In short, I think it’s all it’s about weight. We’ve got a 360 ftp guy with 4w/kg at 190 pounds and a 300 ftp guy with a 5w/kg 130 pounds. I’m right between at 323 ftp at around 4.4w/kg at 160 pounds/73kg. There’s an obvious trend there.
You gotta ride your bike too :wink:
I was fast when I was younger but it was pre strava and had never heard of ftp so hard to say how fast. So i have a history of riding til i die, never “trained”. Took probably 10 years off and haven’t ridden much at all, just in summer the past 3 years, up until this year where I went from first ramp test of 280ish-323ish in 3 months or less. Ramp test next week so we’ll see it keeps going up. Would be nice. I turn 40 next week and feel pretty good and getting faster.


@stevemz In addition to the power gains (the focus of this thread), that’s impressive weight loss from 2015-2017. Congratulations! And given that you did it “gradually”, you are highly likely to be able to keep it off indefinitely. I’m curious how you did it.


Trying to obtain 5 w/kg is my big goal this year too! Like most, I too believe that dropping weight is key to hitting that benchmark. I’m 6’5” @ 188-190 lbs (85-86kg) my current ftp going into SSB2MV is 381. I’m hoping by then end of General Build I’ll have a FTP of around 405, maybe 410. I know I can add some watts to my FTP, but loosing 10lbs (maybe a few more) will make or break my goal. I’m running a very small calorie deficit (250-300 calories a day) to try to accomplish my weight loss goals but I’m scared of going to far down the weight loss path because I know it will hamper my FTP building efforts. It is such a fine balance of gaining strength and loosing weight. No matter the end result, it will be fun trying to get there… and the real fun will be putting buddies in the hurt locker on group rides :wink:


I mean, its a lot about weight, but most people will never see a 300 watt FTP either.


I used the app Lose It and just did the best I could to track my food as accurately as possible, and when in doubt, I always rounded up. The first year, the weight came off quickly, and the subsequent years it followed a similar pattern of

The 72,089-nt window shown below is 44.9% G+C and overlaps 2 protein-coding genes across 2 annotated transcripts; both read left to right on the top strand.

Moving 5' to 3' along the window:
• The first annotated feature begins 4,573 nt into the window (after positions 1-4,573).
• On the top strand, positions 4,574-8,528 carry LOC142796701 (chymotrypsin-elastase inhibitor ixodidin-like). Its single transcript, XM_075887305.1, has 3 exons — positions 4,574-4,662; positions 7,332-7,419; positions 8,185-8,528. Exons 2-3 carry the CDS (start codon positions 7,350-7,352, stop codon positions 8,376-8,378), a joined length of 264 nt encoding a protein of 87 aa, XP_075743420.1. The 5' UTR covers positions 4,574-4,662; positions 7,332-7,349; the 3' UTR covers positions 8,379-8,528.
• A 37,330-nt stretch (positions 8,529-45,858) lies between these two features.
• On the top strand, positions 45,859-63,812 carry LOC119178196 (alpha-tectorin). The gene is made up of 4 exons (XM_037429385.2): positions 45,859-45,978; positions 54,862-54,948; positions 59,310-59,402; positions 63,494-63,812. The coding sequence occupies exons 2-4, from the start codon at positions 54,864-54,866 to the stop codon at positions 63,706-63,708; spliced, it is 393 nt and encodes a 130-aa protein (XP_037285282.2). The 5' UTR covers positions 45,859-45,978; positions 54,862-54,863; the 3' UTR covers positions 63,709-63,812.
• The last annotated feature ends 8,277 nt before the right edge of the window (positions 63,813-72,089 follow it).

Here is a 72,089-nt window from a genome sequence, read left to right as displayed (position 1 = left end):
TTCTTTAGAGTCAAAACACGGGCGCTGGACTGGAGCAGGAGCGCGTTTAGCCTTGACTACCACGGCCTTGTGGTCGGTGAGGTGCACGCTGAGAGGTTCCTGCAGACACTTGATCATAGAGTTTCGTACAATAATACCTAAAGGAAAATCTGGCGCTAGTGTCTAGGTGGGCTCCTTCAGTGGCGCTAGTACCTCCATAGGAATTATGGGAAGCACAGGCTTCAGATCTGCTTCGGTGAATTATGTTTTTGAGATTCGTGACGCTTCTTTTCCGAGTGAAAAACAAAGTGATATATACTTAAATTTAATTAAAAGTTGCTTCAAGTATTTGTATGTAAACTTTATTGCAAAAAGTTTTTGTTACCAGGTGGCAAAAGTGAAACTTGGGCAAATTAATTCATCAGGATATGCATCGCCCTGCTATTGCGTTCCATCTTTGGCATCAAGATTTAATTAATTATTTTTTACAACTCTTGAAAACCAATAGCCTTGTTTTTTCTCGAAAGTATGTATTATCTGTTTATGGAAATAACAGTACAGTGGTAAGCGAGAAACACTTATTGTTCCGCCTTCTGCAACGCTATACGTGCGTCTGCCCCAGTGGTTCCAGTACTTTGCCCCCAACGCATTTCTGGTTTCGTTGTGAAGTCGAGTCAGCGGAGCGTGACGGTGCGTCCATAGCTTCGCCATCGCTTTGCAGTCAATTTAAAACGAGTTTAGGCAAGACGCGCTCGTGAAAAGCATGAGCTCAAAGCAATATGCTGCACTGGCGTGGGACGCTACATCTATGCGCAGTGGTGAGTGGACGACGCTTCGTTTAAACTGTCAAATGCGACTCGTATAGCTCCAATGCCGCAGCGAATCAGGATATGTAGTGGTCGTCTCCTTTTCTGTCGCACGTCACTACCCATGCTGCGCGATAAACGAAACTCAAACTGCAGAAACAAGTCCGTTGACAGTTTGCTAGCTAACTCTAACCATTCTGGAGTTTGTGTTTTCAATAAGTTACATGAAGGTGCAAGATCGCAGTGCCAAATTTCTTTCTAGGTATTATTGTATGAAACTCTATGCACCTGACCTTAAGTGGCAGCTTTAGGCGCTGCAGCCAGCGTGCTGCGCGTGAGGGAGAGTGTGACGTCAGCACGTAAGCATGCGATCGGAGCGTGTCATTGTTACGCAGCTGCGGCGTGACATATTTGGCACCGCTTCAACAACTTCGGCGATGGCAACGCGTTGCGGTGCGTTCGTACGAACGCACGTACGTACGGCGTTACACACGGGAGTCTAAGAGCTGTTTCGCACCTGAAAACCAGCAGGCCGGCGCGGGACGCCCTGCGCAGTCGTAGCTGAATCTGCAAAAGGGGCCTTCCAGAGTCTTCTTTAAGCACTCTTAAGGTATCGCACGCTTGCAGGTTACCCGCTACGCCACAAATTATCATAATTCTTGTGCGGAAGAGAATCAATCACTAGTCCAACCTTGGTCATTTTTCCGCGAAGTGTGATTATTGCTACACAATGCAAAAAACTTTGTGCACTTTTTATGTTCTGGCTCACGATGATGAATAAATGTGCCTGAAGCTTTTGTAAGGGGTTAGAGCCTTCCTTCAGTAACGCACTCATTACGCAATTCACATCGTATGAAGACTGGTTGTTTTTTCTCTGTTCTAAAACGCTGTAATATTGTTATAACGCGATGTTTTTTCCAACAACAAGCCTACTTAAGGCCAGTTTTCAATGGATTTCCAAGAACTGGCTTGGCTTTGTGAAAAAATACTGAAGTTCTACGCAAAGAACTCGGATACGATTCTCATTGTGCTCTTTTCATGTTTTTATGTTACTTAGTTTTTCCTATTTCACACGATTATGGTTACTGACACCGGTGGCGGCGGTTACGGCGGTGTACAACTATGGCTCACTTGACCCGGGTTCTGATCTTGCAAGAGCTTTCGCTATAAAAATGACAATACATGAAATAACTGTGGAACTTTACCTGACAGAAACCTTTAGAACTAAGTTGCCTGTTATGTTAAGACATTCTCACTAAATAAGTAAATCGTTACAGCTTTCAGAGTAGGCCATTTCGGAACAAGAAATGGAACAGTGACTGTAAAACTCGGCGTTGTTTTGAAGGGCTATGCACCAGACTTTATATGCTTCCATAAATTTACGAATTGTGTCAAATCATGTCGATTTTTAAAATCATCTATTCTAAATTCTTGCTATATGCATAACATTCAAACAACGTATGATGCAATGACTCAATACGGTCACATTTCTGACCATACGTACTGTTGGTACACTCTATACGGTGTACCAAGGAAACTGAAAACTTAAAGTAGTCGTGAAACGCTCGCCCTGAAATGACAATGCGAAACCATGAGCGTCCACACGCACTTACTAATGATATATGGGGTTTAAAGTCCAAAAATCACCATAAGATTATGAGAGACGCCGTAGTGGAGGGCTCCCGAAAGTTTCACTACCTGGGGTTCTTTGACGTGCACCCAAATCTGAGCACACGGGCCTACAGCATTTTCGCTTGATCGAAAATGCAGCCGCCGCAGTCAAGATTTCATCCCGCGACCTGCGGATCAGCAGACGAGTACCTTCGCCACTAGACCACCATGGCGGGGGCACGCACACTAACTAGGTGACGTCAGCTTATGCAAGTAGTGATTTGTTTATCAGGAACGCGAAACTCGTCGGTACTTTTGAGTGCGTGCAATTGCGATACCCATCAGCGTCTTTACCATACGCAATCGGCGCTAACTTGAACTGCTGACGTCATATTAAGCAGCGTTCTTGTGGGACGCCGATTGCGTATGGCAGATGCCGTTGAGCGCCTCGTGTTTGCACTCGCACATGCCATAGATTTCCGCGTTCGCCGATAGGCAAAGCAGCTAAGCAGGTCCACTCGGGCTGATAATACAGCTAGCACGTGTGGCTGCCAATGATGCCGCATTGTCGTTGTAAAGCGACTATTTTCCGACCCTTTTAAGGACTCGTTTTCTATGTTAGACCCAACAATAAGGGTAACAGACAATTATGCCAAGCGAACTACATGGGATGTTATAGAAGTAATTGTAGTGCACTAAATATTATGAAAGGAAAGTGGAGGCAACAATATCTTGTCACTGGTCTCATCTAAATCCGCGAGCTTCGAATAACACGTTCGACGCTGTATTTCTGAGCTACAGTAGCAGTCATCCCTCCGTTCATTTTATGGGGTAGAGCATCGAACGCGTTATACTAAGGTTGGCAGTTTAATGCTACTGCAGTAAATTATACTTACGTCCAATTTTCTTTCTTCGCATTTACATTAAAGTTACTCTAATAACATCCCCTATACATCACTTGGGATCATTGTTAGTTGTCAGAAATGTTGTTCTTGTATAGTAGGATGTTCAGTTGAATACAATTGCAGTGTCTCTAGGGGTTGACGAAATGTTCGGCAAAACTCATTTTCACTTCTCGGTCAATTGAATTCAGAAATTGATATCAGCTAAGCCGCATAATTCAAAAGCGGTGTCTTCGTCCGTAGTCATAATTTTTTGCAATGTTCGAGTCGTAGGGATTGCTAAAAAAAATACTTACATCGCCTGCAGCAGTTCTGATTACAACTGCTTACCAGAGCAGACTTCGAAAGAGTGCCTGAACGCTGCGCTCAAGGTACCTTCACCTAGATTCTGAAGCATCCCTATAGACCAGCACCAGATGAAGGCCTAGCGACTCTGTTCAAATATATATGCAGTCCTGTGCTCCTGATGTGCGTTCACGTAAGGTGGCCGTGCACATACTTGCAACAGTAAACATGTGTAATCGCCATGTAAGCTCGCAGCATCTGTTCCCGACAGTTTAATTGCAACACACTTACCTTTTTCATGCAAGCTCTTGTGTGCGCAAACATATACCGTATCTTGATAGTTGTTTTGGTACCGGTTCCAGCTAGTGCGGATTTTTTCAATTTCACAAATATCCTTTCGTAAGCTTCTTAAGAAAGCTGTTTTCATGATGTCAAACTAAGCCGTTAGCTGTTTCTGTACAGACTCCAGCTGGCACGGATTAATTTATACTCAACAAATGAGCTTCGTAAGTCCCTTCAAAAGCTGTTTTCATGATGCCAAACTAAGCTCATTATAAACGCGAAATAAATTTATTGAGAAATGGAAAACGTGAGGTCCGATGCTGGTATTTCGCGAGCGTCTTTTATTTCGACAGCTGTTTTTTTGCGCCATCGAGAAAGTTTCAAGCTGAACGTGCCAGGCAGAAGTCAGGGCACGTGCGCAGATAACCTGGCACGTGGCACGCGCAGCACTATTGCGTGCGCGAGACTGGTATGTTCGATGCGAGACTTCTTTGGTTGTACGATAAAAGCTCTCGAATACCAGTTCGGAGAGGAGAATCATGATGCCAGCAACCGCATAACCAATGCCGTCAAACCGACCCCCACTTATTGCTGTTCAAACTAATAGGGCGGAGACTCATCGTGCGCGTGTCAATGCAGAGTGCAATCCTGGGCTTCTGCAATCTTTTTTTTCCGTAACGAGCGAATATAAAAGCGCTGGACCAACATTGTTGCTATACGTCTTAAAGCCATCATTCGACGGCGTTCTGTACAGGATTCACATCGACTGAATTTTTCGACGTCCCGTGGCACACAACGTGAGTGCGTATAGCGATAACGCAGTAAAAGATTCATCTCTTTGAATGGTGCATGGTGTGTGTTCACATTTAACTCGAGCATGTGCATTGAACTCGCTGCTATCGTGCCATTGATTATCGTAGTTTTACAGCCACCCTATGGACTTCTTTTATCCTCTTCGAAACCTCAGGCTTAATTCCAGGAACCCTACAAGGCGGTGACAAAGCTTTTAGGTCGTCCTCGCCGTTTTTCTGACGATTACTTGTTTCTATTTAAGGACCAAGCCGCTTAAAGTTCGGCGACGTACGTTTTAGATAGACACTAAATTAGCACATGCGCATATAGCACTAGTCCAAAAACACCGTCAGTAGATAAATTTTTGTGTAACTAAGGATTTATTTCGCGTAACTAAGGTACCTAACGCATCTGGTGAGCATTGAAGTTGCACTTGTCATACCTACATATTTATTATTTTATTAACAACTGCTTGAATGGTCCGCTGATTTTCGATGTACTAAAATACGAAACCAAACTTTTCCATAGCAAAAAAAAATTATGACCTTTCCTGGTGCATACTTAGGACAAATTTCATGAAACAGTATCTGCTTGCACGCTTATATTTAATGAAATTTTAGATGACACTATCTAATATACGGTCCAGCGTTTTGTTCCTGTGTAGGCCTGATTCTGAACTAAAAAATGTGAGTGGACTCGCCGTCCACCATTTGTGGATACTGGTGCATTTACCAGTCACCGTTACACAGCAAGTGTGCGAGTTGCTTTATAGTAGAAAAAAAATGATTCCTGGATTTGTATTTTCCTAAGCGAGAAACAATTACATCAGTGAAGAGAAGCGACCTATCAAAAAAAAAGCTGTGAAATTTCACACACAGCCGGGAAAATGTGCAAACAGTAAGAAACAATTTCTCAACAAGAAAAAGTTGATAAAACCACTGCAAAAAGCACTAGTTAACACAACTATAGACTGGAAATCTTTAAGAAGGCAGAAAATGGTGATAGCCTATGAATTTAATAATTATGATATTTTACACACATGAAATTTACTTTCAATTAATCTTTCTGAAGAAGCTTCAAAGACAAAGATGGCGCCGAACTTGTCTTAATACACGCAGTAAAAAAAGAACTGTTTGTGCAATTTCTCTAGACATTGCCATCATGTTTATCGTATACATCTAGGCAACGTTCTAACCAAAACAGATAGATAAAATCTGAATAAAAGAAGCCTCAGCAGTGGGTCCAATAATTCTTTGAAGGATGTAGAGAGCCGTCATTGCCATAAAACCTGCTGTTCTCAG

• Lose 8-10%, body starts to fight back a bit
  • Dial back the strict calorie counting a bit for a month or two until I settle back at about 3lbs above the bottom
  • Start tracking more closely again, lose 8-10% until body fights back, rinse repeat

Only recently have I really started to eat a lot healthier. For most of 2016 and 2017, I had a homemade croissant and a latte for breakfast. It’s really just calories in, calories out for me until I start to get very lean. Again though, I’m very lucky to not have any other health issues and I was skinny as a teenager (about 63-64kg when I played tennis in high school) so I have a much easier time than a lot of people since I “know” I can be that size again, which helps with the long term motivation.

Food trackers are the power meters for your diet.


I think it’s far easier to reach a 300w FTP than it is to drop weight in order to reach 5.0 w/kg. But then again, at 6’1" and 78kg (172 lbs) I may be biased. My wife, family, friends, co-workers already say I’m too skinny, but I think I can sneak in another 1-3 kgs of weight loss. That would still only get me to 4.0 w/kg (300/75). I’m gonna need to bring that FTP to 365+ and loose a few kgs to get there :slightly_frowning_face:. I’m sure there are some useless organs, limbs, body parts, etc. I don’t REALLY need.


@stevemz if you want to say are you in your 20’s 30’s 40’s?